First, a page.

But it’s not all bad news these changes aren’t necessarily permanent. “While you can get shrinkage in hippocampus, there is certainly evidence now that you could change that reverse that shrinkage and reverse any loss of learning in memory by stimulating both the production of these new nerve cells, but also stimulating greater connectivity within the hippocampus,” says Professor Perry Bartlett.
He and Dr Daniel Blackmore have found in mice that exercise is able to increase production of new brain cells and improve learning and memory in the ageing brain. They are now heading up a clinical trial monitoring 300 people aged 65 and older to identify the right amount, intensity and type of exercise that leads to cognitive improvement.
Ultimately, we would hope to have clear public health guidelines as to how exercise can both prevent and reverse dementia,” says Professor Bartlett.
Does Marijuana Kill Brain Cells How Weed Affects Cognition
- Does Marijuana Kill Brain Cells? How Weed Affects Cognition
What are the side effects that come to mind when you think of marijuana use? Most likely giggling, slowed speech and movements, and a sudden craving for snacks. This bumbling stereotype might lead you to believe that marijuana makes you dumber, but the scientific consensus seems to be that marijuana does not kill brain cells. This doesnt mean that marijuana is harmless, however.
While weed doesnt directly result in the death of the neurons the way that stress, head trauma, or other types of substances can, it can still go on to cause significantand long-lastingdamage. This brain damage can lead to permanent side effects such as impaired memory, mental illness, and in the case of adolescents and their still-developing brains, a lower IQ.
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Sleep Deprivation Kills Brains Cells Shrinks Organ In Size: Rest Up And Stay Smart
Sleep is one of those bodily functions we tend to take for granted, like blinking or breathing. We do it habitually, and often without thinking, but the cost of actively denying ourselves those precious hours of shuteye can be enormous. Our brains and bodies feel depleted, and its no accident.
Recent research is slippery when it comes to the recommended number of hours you should be sleeping each night. For years, the number was eight. You were supposed to be spending a third of your life unconscious and dreaming. Then a band of bleary-eyed scientists decided eight was one hour too many, so the count got reduced to seven. If you miss one or two, youll feel groggy at worst. But what if you miss all seven? What state does that leave your brain in?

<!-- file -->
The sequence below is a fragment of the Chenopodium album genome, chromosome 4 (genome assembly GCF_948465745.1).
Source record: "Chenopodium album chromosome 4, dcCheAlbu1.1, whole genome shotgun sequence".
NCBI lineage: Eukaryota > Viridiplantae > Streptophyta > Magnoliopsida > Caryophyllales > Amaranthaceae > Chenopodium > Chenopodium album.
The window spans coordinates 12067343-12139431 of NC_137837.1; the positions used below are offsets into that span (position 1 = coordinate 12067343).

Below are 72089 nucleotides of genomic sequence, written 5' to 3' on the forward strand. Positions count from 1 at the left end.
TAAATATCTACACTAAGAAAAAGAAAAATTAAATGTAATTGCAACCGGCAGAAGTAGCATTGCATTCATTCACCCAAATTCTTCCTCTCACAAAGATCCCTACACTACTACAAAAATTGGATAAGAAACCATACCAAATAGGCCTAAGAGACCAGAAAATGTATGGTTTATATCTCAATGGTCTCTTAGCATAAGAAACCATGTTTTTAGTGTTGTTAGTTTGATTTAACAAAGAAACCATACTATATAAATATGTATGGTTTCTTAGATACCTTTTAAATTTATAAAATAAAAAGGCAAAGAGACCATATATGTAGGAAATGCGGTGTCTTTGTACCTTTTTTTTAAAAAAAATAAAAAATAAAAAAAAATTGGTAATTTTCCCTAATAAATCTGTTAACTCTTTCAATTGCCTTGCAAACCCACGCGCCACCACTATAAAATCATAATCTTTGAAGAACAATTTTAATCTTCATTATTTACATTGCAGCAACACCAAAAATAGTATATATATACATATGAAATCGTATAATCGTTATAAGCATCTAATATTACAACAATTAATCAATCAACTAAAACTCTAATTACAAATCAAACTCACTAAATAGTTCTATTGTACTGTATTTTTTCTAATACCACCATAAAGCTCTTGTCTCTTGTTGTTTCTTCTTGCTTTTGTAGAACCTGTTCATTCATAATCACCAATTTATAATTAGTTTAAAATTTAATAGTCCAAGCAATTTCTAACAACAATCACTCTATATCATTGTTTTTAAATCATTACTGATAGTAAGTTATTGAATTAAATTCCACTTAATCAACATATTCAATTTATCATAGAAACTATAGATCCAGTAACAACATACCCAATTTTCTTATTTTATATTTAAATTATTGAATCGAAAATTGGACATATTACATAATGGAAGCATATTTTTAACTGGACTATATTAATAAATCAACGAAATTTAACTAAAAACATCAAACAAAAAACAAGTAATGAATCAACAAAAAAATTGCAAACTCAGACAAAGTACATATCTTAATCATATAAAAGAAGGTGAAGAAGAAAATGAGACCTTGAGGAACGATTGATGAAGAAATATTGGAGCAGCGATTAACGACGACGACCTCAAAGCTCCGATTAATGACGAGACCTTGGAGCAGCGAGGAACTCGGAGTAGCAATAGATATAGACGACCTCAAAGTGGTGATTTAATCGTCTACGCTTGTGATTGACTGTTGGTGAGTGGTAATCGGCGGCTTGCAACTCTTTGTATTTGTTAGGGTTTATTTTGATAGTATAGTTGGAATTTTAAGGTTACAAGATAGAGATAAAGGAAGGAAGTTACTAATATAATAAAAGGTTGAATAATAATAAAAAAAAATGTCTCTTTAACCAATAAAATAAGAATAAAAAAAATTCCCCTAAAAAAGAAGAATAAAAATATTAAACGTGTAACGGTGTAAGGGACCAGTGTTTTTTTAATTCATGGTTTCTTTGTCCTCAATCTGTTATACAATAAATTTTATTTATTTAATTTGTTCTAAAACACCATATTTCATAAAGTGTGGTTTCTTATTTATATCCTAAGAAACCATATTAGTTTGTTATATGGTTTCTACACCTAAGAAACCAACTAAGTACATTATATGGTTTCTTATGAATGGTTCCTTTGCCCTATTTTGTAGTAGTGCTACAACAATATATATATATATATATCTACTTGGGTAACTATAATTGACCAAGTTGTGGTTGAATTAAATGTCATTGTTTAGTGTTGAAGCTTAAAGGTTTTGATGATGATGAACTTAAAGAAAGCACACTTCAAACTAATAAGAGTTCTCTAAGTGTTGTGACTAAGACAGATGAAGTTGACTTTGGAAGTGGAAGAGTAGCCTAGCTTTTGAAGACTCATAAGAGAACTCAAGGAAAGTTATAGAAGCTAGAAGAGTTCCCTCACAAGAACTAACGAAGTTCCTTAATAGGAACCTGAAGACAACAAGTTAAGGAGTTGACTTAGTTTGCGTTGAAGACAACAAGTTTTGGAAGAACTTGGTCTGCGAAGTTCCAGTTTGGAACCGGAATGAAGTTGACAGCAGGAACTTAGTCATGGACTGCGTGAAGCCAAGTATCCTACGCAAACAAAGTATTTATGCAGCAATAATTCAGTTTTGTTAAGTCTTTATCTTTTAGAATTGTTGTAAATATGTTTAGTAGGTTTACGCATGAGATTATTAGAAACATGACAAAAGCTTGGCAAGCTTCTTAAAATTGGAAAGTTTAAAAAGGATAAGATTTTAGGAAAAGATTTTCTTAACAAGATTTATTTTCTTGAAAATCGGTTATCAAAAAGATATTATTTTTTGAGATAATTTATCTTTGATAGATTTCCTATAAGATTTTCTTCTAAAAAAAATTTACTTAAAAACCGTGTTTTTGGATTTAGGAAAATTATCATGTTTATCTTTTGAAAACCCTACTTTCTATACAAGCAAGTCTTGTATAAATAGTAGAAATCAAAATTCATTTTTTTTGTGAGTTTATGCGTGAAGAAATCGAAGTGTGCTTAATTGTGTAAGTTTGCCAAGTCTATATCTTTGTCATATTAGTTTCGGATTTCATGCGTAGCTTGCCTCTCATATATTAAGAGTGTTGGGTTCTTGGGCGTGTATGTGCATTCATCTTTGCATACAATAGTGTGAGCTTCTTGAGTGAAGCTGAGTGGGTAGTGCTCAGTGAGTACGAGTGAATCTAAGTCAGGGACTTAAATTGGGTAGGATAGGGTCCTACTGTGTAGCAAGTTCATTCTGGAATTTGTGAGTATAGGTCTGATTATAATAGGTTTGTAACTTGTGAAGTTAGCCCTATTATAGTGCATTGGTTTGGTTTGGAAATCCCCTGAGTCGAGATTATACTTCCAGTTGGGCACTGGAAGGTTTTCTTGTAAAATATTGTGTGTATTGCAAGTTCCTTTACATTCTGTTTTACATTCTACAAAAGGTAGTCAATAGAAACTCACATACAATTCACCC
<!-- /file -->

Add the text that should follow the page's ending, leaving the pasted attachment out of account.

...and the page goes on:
Not a great one, unfortunately. The best evidence suggests sleep serves a couple key roles, namely in memory consolidation and muscle repair. When you sleep, your brain flushes away all the unused and miscellaneous information strewn inside the tissues, and it keeps the good stuff. Theres no need to remember each email you deleted that day or what the license plate number was of the car ahead of you in traffic, so your brain lets that info go. A days demands also leave your body tired, which sleep helps offset by replenishing hormones and repairing muscles.
Why Do We Need Sleep?
Alcohol And Brain Damage
While actual neural death might not be caused by alcohol, alcohol abuse can and does lead to brain damage. Long-term alcohol abuse can lead to a deficiency in an important B-vitamin called thiamine. This deficiency can cause Wernicke-Korsakoff syndrome, a serious neurological disorder linked to alcohol use that does result in the loss of neurons in the brain. The syndrome is characterized by memory problems, amnesia, and lack of muscle coordination. In this case, it is important to note that the loss of neurons is caused by the thiamine deficiency, not by the actual alcohol use.